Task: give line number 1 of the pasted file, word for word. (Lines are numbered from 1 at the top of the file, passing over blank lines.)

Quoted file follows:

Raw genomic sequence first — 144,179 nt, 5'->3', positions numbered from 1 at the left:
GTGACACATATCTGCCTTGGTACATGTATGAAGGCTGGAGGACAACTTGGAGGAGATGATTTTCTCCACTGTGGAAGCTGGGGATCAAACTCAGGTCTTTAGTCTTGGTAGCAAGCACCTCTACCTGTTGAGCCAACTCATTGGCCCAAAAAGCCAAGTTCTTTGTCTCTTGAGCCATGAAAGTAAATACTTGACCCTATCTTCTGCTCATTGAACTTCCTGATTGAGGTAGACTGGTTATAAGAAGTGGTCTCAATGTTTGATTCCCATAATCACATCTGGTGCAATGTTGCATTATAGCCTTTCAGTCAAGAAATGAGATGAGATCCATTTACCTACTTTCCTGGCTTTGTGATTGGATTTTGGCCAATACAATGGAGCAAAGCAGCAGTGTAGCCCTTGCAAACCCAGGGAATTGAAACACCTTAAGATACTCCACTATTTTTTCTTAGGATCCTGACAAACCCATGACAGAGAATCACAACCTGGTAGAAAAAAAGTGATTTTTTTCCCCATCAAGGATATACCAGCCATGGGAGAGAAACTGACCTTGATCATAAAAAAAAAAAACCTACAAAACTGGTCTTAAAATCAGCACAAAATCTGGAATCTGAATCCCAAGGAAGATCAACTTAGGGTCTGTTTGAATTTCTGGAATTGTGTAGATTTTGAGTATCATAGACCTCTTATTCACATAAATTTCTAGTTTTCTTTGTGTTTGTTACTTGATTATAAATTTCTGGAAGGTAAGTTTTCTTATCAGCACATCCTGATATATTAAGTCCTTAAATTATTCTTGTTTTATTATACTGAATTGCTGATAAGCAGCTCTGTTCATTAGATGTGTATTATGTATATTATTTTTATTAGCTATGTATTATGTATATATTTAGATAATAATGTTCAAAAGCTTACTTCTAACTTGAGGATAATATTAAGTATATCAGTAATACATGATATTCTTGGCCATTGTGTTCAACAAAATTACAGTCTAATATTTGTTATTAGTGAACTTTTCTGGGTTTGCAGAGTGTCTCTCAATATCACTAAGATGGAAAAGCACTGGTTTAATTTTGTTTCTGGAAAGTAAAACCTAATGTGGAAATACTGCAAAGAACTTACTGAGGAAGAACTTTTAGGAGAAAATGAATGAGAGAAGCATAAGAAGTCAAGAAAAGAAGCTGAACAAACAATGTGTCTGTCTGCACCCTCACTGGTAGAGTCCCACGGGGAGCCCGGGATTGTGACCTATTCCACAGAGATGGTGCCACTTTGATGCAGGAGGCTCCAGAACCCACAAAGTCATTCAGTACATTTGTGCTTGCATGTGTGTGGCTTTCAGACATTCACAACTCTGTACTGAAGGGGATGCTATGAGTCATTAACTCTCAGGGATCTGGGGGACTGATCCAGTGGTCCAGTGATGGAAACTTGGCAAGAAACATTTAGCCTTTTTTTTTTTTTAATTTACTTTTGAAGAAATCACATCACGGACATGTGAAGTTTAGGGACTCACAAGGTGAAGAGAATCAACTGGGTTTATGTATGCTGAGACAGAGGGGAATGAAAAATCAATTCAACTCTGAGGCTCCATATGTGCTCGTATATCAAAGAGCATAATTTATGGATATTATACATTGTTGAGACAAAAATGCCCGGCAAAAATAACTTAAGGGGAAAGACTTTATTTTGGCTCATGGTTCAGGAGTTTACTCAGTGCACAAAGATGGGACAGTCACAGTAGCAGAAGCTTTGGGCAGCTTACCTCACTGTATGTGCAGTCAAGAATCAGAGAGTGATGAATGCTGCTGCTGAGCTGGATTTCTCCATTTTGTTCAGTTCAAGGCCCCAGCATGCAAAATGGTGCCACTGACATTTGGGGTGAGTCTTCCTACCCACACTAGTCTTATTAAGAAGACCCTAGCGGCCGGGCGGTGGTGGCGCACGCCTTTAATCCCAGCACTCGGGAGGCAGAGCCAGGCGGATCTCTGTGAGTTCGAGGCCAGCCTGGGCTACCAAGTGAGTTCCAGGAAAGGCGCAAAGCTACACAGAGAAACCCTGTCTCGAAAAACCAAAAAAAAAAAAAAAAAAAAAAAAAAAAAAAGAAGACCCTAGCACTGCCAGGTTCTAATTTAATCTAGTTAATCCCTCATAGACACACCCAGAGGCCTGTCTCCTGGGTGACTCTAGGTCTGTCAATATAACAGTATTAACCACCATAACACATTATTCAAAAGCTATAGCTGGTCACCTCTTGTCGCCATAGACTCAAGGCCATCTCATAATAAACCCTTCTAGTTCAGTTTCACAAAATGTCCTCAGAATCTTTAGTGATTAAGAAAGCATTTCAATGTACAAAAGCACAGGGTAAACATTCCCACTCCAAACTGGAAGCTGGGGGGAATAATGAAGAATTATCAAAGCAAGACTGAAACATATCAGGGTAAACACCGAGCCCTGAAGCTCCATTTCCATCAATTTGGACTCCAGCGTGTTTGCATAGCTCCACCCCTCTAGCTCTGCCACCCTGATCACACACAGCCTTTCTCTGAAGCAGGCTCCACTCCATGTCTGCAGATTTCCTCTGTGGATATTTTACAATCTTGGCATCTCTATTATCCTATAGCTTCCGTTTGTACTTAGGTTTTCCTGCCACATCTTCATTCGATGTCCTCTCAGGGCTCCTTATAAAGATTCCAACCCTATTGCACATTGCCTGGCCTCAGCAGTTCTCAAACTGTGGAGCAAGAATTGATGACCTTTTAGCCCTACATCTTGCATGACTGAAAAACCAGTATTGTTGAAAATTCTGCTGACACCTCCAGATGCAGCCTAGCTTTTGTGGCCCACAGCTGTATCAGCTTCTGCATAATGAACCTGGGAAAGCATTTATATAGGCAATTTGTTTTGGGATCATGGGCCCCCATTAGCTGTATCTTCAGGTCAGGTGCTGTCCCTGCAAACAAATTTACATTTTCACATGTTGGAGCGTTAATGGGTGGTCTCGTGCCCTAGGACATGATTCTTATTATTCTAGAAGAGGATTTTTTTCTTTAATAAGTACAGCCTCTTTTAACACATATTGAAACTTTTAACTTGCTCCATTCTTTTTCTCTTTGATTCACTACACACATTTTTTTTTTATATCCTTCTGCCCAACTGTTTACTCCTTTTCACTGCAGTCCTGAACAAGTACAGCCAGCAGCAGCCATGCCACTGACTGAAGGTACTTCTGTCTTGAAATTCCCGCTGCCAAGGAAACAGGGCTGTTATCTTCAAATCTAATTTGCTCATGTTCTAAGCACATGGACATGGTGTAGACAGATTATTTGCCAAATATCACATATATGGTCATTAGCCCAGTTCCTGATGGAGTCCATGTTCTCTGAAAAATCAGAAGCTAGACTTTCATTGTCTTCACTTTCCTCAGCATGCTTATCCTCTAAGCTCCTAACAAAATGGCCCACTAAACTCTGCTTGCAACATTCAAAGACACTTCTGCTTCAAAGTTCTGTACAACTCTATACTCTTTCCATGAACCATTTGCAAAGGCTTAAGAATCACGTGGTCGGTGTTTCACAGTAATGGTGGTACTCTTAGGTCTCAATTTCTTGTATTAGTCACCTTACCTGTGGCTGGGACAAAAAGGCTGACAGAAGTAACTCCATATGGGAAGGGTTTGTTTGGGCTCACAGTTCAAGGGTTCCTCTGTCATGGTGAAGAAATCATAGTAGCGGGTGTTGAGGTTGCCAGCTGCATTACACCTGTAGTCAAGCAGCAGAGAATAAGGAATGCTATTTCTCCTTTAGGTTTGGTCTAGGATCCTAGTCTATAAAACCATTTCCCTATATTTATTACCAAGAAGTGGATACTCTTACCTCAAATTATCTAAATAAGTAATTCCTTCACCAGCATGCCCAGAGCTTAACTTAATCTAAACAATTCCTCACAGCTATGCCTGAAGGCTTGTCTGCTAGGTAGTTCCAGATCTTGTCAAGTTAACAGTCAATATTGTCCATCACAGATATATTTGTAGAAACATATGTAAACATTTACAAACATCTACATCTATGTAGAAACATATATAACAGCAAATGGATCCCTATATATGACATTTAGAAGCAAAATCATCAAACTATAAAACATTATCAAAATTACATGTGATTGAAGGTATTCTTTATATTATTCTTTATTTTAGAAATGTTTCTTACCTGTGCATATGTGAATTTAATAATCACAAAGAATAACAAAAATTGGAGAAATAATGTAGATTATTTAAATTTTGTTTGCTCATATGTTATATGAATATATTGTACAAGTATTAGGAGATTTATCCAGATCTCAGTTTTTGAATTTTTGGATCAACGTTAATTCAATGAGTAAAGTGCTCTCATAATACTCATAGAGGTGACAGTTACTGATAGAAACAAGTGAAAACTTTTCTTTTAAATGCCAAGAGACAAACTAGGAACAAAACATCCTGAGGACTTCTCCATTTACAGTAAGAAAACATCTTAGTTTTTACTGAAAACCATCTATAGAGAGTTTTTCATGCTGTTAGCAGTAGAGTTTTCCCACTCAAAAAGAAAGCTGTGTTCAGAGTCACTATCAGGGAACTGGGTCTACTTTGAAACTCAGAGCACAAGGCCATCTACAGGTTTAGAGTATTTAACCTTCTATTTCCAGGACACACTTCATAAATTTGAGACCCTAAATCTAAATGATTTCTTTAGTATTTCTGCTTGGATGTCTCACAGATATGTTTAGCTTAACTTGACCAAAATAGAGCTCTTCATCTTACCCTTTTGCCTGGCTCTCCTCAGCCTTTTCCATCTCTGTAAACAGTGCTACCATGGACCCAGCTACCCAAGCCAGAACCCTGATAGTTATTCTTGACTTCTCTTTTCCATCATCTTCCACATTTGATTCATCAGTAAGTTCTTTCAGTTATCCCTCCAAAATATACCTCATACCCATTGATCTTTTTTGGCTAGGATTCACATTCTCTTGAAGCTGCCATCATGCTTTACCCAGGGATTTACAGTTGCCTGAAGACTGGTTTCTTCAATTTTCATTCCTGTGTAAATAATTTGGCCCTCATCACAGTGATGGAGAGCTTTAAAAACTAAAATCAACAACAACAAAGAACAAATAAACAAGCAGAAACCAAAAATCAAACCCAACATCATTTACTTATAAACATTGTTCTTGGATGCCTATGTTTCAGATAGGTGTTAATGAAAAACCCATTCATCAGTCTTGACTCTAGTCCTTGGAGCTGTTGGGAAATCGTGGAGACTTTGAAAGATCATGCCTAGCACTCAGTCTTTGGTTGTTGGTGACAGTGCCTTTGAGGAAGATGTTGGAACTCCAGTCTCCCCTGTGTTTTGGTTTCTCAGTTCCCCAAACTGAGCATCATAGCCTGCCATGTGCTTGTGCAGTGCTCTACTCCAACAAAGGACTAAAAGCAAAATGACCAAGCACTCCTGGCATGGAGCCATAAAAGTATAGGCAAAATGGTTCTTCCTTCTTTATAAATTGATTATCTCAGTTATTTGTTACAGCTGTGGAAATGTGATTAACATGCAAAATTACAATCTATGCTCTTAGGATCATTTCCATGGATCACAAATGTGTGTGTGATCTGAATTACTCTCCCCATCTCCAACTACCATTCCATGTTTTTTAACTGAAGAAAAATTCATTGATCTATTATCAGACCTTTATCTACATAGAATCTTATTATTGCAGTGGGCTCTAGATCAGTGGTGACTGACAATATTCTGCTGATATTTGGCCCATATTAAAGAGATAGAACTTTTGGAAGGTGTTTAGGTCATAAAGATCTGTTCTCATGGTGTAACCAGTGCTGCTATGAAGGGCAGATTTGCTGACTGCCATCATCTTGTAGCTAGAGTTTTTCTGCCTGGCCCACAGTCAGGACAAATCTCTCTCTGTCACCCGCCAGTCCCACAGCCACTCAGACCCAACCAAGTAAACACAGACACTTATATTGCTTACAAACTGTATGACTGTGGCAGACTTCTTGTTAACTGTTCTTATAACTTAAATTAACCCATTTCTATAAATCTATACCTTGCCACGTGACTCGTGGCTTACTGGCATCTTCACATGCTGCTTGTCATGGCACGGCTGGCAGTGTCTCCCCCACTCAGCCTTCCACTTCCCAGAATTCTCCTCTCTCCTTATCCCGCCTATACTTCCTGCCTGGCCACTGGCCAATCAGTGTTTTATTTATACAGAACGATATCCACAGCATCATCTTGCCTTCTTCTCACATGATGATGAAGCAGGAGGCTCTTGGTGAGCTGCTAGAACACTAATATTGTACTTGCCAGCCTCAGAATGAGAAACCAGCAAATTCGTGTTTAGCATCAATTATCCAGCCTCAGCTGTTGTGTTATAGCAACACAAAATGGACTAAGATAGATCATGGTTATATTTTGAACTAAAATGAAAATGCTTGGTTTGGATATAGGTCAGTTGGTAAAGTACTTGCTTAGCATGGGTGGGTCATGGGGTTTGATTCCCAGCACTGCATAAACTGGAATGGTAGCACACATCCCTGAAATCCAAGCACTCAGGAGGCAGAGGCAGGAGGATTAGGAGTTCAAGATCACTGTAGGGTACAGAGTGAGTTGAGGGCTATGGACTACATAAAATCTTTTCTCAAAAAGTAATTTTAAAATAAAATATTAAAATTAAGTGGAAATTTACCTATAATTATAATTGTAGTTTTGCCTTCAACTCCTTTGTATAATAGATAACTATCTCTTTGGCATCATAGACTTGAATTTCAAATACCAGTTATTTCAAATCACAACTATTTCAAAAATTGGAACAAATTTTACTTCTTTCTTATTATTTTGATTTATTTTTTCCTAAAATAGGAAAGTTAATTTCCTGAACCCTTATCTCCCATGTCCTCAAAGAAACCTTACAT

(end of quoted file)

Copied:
Raw genomic sequence first — 144,179 nt, 5'->3', positions numbered from 1 at the left: